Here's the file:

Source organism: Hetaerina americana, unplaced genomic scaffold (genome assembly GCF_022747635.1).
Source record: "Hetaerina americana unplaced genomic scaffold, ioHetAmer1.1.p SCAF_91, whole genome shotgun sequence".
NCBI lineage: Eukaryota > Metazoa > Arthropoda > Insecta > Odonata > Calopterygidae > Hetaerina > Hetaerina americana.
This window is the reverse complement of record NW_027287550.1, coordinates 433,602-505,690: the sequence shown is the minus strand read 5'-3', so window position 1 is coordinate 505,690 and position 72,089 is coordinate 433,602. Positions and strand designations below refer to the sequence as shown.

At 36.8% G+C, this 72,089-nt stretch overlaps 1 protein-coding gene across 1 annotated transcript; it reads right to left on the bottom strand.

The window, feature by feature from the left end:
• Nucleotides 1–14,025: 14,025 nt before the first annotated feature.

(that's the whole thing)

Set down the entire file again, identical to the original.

Source organism: Hetaerina americana, unplaced genomic scaffold (genome assembly GCF_022747635.1).
Source record: "Hetaerina americana unplaced genomic scaffold, ioHetAmer1.1.p SCAF_91, whole genome shotgun sequence".
NCBI lineage: Eukaryota > Metazoa > Arthropoda > Insecta > Odonata > Calopterygidae > Hetaerina > Hetaerina americana.
This window is the reverse complement of record NW_027287550.1, coordinates 433,602-505,690: the sequence shown is the minus strand read 5'-3', so window position 1 is coordinate 505,690 and position 72,089 is coordinate 433,602. Positions and strand designations below refer to the sequence as shown.

At 36.8% G+C, this 72,089-nt stretch overlaps 1 protein-coding gene across 1 annotated transcript; it reads right to left on the bottom strand.

The window, feature by feature from the left end:
• Nucleotides 1–14,025: 14,025 nt before the first annotated feature.